The global provider of secure financial messaging services, SWIFT, is testing to interlink multiple domestic-based emerging CBDC networks for cross-border transactions. The Belgium-based network, which enables financial institutions to communicate with each other for global payments, has tapped the French information technology services and consulting company Capgemini for the move.
According to the official blog post, SWIFT stated that the cross-border use of CBDCs may have been a blind spot for this type of digital currency since it is developed mainly for implementing domestic policies. SWIFT’s Chief Innovation Officer Thomas Zschach, believes different systems of CBDCs need to work together for “frictionless” cross-border transactions, and SWIFT has a role in this.
“Facilitating interoperability and interlinking between different CBDCs being developed around the world will be critical if we are to fully realise their potential. Today, the global CBDC ecosystem risks becoming fragmented with numerous central banks developing their own digital currencies based on different technologies, standards and protocols.”
SWIFT’s Head of Innovation Nick Kerigan noted that as CBDCs will be increasingly perceived as “a new form of fiat currencies,” multiple such platforms paralleling the traditional payment system will be developed to integrate with the traditional financial infrastructure.
In this case, SWIFT, whose technology solutions can be accessed by more than 11,000 financial institutions in over 200 countries, aims to potentially enable “a highly scalable and easily integrated solution” for international payments via CBDCs.
The post also outlined the deployment of a gateway on a domestic central bank digital currency network as the main feature of this experiment:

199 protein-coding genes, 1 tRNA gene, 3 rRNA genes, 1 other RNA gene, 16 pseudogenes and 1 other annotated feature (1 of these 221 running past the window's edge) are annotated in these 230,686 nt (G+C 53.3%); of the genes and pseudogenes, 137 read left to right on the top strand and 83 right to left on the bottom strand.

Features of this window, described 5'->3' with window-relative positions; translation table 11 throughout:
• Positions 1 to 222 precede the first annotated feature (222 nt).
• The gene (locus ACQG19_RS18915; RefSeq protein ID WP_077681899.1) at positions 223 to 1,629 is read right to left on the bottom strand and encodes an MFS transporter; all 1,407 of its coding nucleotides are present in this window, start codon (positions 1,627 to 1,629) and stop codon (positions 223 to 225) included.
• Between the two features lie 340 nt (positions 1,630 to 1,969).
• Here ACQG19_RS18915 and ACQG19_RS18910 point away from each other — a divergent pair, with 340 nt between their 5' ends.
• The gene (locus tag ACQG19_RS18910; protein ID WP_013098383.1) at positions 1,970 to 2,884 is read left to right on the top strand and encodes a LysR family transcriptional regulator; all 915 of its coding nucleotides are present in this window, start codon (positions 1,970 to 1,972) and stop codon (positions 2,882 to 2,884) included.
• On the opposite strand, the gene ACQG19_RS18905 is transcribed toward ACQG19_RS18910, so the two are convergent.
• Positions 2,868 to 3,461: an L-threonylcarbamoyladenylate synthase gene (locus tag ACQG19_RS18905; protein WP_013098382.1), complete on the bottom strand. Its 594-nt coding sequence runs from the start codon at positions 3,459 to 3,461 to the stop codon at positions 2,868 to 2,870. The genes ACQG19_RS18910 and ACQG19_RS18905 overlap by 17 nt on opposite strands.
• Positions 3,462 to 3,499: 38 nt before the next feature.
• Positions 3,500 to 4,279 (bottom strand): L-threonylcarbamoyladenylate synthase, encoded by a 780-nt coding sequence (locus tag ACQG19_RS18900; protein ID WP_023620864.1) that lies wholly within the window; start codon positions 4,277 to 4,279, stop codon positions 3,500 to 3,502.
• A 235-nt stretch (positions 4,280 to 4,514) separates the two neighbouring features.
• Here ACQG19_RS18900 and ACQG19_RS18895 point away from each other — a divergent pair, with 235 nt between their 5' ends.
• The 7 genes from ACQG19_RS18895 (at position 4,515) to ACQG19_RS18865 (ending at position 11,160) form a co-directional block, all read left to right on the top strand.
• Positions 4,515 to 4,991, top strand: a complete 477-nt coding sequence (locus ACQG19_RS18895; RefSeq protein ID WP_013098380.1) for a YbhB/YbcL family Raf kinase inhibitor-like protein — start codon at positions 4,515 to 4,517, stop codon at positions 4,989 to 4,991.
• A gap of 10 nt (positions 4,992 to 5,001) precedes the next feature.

“The gateway will intercept cross-border transactions on the network, translate them, and send them to the SWIFT platform for onward transmission to another CBDC network or established payment system.”
By collaborating with Capgemini, the post revealed that SWIFT will be focused on addressing three use cases – CBDC to CBDC, fiat to CBDC, and CBDC to fiat. The giant has also looked beyond CBDCs, attempting to enable interoperability between other digital assets and currencies.
Under the Spotlight Amid Sanctions Against Russia
SWIFT – the Society for Worldwide Interbank Financial Telecommunication – is the world’s largest international financial messaging system. After the West agreed to exclude Russian banks from it, financial institutions in the region have faced troubles staying afloat.
Kicking Russia out of SWIFT was intended to cut out the country’s ability to liquidate assets and transfer funds across institutions that are members of the system. However, in a bid to isolate and punish the nation, the move caused criticism derived from countries like Russia and China – which planned to migrate to their own messaging systems to counter the impact of sanctions.
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